Interesting Perspective on Finding Ideas
Barbara Samuel explains how she gets her writing ideas. This may not work for you, but the concept of finding your own method is important.
One of the number one requirements of a commercial fiction career is that you must reliably produce good material, year in and year out. Reliable and good are not always an easy combination. To do it, a writer has to take care of her body, her mind, and her spirit.
Over the years, I’ve found many ways to do that, but the mainstay is walking. I walk every morning, and take long walks on weekends and evenings; I walk around the cities I visit when I travel. I’ve done a marathon and a half over two days (Avon walk) and twice now have walked over a hundred miles in the course of a week. Walking is my passion (which you might have guessed from the title of my blog, A Writer Afoot).
She later writes:
I spent the winter and spring writing a book that tested me, made me reach harder and higher than I ever have, and by the end of May, when I finished the last of the revisions and finally polished it to the place I wanted it to be, I was bone-dry. The girls in the basement crashed, refusing to give me one more word.
So, as planned, I spent the month of June wandering and walking. I followed the public footpaths that loop through the English countryside, and across grassy meadows started with tiny yellow flowers. I admired a white horse, and had time enough to notice the details of gardens in the villages and the quiet haze of light over velvety hills. On the west coast, I walked on the beach and thought about the faded midcentury culture of seaside towns and walked the steps to the top of Glastonbury Tor to ponder Arthurian legend; on the east coast I shivered deeper into my coat and picked up fossils.
I did not think on these walks. I tend not to. My brain falls into a meditative state that is hard for me to achieve without physical movement. My senses gather details and I muse over things that are not very important.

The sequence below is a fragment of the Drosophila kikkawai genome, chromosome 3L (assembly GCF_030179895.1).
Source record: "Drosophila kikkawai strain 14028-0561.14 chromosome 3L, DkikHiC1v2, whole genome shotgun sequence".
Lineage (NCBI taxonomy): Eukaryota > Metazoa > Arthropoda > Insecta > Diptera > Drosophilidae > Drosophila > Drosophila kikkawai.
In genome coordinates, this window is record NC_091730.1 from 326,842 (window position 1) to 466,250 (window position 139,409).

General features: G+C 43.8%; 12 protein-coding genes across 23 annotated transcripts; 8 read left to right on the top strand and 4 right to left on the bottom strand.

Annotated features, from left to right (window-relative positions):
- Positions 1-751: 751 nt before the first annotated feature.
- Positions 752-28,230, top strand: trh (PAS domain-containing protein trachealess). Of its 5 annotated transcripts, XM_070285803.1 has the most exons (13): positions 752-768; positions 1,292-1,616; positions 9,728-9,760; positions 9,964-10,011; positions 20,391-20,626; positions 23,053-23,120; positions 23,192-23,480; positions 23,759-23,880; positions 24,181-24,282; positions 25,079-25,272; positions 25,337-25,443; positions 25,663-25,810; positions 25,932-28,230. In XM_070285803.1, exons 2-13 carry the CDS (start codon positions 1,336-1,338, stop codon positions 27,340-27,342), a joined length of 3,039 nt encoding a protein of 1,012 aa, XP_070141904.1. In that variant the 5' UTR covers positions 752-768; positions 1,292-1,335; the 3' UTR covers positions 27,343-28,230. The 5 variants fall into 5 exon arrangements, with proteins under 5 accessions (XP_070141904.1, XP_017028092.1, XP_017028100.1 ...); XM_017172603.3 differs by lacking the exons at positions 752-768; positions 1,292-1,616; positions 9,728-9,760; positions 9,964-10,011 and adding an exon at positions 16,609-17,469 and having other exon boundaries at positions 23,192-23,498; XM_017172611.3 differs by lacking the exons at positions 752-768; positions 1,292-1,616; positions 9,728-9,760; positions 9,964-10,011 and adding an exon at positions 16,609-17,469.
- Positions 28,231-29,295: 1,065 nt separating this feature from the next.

By the time I arrived to walk a portion of the Camino de Santiago, an ancient pilgrimage route, the chatter part of my brain had gone quiet. I walked for days on end, only walking. Some distant part of me kept wondering if characters or insights or something should be shaping up. Instead, I listened to the songs of frogs and followed the ghosts of pilgrims and babied a sore knee when I could.
The girls rode along on my shoulders, first this one, then another absorbing things she liked. One took notes on recipes. One shot endless photos of skies and trees and windows (I don’t know why she takes so many pictures of windows, but there they are, every time). One listened to conversations and practiced cadences under her breath (“Buen DI-a!”) and took notes on the culture of the Road itself.
When I returned home, with strange strips of sunburn and the knowledge of stinging nettles written across my ankles, I’d walked for nearly a month, days and days and days and days of walking. I had to sleep for a couple of days when I returned, but the well was so full that I have been working in shifts ever since—mornings on the main project, afternoons on side projects, Saturdays for research on yet a third. I have enough material for six books right this minute, all from a month of walking.
That is a GREAT story. Maybe if we are not making progress in our novel, we may have either a toxic environment or we need a new perspective. I think this is why writer’s retreats exist. We step out of our comfort zone and, ideally, the words will flow. What works for you? What comments do you have?